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Can't sleep: Draft email to a flaky friend

(43 Posts)
overthehillandroundthemountain Sun 22-Jan-17 04:25:40

Message withdrawn at poster's request.

ItsLikeRainOnYourWeddingDay Sun 22-Jan-17 04:29:13

Good for you, stand up for yourself. Email is good. I would add a few examples of her flakiness so she can see for definite what you are referring too

RevealTheHiddenBeach Sun 22-Jan-17 04:31:48

Firstly you don't sound like a mentalist. Those friendships can be draining and stressful. Do you really want to give her a last chance?

Secondly that doesn't read like a "one last chance" email. It reads like you never want to see her again and this is why...

overthehillandroundthemountain Sun 22-Jan-17 05:03:11

Message withdrawn at poster's request.

KoalaDownUnder Sun 22-Jan-17 05:09:02

Got my own Flaky Friend thread running at the moment. wink There are some fab suggestions and support stories.

I think the email is great. flowers

languagelearner Sun 22-Jan-17 05:09:47

I would put a period after the word busy, and would write "I find your attitude..." "I perceived it as if you didn't like what...". Then "As a whole, I find it your attitude is increasingly difficult for me to handle". "...for us. Is this true? If so, consequently..." and then skip the sentence starting with "Please". Instead of "Good luck" say "I really would like to sort this out with you so we can continue to be friends". If it's "Good luck" as in "I don't want to have anything to do with you in the future", shorten it down to three sentences.

languagelearner Sun 22-Jan-17 05:12:13

Clarification: I would put a period after the word busy and skip the rest of the sentence, not presume anything about what she might have been doing, at the time.

nocoolnamesleft Sun 22-Jan-17 05:24:25

That reads to me as "I've had it up to here, so fuck off to the far side of fuck". If that's your intention, then that's fine. If you really do want to give one last chance, then a few suggestions: Start with something about clearing the air, or setting things straight , or similar. Then I'd chuck in some "made me feel" type bits (she can argue that she wasn't unpleasant, but can't argue whether or not it made you feel upset/intimidated, as she doesn't own your feelings). And finally stick an opening for communication at the end. Ending it with good almost sounds you think we can blame Taken for that?

If it's over for you, then don't worry about the fine details of what to write.

MagicChicken Sun 22-Jan-17 05:27:58

I suspect that she isn't quite as busy as she makes it sound and she's just not that into you. The letter is a rather passive aggressive and sounds as though you are throwing a strop. I think you'd be better off just ceasing to make the effort with her and see if she bothers coming to you. If she does then you state how/when you can spend time with her on your terms and see how she reacts. If she gives you the runaround and puts you under pressure to always fit in with her other plans or not at all then you have your answer. If she doesn't bother getting in contact at all you also have your answer.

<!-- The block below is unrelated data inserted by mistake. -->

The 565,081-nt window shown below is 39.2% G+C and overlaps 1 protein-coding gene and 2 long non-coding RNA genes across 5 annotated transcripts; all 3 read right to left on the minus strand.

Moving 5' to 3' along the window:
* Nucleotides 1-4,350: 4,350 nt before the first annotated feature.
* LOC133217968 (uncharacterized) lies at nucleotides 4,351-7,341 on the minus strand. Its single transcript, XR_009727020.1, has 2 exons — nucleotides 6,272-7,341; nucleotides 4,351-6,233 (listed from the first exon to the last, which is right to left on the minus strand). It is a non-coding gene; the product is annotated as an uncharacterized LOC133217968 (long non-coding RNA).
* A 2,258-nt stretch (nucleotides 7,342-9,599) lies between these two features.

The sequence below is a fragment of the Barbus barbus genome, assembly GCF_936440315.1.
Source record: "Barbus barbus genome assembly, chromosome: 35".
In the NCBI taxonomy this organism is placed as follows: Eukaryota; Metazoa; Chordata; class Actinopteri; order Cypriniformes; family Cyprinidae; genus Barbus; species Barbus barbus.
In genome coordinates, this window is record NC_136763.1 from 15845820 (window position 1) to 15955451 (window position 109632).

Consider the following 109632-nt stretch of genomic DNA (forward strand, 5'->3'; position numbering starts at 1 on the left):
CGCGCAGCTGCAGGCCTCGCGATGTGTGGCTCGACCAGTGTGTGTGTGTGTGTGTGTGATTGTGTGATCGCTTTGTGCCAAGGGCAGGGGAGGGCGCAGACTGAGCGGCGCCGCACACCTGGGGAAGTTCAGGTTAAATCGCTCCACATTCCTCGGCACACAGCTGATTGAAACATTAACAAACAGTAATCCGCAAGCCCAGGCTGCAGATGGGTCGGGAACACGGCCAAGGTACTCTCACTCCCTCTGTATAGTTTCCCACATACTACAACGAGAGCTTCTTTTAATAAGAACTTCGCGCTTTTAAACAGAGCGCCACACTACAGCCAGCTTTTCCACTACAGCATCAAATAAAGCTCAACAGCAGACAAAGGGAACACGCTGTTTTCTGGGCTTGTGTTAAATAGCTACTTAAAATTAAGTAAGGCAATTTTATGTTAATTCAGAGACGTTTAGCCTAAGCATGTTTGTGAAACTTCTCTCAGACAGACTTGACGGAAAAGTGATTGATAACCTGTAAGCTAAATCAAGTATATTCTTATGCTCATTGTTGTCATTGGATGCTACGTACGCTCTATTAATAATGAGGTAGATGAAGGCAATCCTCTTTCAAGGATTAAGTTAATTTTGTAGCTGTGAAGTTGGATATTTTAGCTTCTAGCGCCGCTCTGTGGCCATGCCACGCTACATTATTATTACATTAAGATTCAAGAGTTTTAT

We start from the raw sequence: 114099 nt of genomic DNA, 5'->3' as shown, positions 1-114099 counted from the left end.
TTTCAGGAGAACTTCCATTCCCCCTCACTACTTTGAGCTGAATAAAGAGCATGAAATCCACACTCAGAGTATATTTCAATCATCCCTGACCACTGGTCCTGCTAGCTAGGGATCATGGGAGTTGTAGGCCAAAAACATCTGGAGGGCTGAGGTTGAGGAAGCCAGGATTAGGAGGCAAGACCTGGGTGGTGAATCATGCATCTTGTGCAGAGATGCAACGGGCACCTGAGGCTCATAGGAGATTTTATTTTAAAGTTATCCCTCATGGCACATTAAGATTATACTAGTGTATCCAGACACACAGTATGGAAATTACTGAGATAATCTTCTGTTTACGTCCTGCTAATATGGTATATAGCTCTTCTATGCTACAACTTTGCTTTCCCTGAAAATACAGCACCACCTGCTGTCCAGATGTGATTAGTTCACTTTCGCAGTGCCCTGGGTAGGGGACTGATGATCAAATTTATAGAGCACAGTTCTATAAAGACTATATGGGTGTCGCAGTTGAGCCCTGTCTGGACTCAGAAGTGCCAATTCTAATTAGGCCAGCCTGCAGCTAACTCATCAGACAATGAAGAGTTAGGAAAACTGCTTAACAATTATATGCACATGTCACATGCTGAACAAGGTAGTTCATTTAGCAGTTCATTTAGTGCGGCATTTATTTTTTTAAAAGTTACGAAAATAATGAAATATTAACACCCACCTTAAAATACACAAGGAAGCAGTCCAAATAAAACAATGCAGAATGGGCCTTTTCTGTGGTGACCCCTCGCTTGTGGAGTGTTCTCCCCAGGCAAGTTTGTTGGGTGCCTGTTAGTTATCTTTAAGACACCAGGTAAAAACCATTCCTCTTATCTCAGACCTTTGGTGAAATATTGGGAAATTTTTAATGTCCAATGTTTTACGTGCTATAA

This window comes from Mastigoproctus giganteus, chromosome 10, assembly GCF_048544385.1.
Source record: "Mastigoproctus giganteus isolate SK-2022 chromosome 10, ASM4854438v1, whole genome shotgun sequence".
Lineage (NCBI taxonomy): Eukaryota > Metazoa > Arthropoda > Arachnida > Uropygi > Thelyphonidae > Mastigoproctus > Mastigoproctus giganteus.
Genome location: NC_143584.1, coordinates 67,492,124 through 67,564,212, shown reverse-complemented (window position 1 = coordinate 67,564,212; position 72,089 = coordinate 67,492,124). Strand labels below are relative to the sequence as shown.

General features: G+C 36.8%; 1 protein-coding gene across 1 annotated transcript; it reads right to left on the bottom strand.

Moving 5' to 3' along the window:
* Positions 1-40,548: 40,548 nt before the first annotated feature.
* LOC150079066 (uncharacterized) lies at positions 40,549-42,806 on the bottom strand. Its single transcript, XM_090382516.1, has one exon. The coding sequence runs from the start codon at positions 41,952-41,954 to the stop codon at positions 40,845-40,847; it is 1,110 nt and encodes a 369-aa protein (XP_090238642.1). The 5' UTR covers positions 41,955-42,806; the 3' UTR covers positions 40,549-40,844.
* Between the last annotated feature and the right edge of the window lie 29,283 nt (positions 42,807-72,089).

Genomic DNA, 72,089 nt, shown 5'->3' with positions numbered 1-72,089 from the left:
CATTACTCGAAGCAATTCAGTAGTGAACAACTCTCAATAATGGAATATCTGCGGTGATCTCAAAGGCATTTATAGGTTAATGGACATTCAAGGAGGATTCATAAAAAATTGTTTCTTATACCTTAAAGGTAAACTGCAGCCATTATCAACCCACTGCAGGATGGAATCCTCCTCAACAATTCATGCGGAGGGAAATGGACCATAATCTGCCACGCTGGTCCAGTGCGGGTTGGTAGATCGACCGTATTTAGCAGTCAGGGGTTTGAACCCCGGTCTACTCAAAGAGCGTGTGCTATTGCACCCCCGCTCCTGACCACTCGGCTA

I think the whole letter think is a bit OTT and unnecessary and force a confrontation that might leave you feeling worse about it than you already do.

languagelearner Sun 22-Jan-17 05:29:31

MagicChicken is right.

SuffolkingGrand Sun 22-Jan-17 05:43:04

Yes to MagicChicken. Write it if it makes you feel better but don't send it. Just cut her out and move on.You don't get any explanations from her: why does she deserve the same from you? Life is too short to create confrontation. If you have mutual friends she might forward the email to them and it would create difficulties for them too. Just cut your kisses and focus on something positive instead.

SuffolkingGrand Sun 22-Jan-17 05:43:29

Kisses? Losses of course

MrsBlennerhassett Sun 22-Jan-17 05:43:44

i also think magicchickenis right!
Youd be better off just not making plans with her again and not contacting her any more. What do you hope to achieve with the email? It may not go down very well. She may argue in her defence and you may feel sorry for her and end up back at square one. She may ignore it completely or laugh at it and that could make you feel very bad. She may get very angry at you.
Really if you dont like how she is treating you and it doesnt look like it will change because its been going on for a long while i would just cease to meet with her.
Im not big on 'have it all out' letters and emails unless there is something to be actually achieved by them and im not sure in this instance there is because it could actually end up making you feel worse when you wanted to feel better.
You would feel better in the end if you just dont bother with her and find someone more able to give you the level of friendship you want instead, im not sure causing a confrontation is actually gonna help you.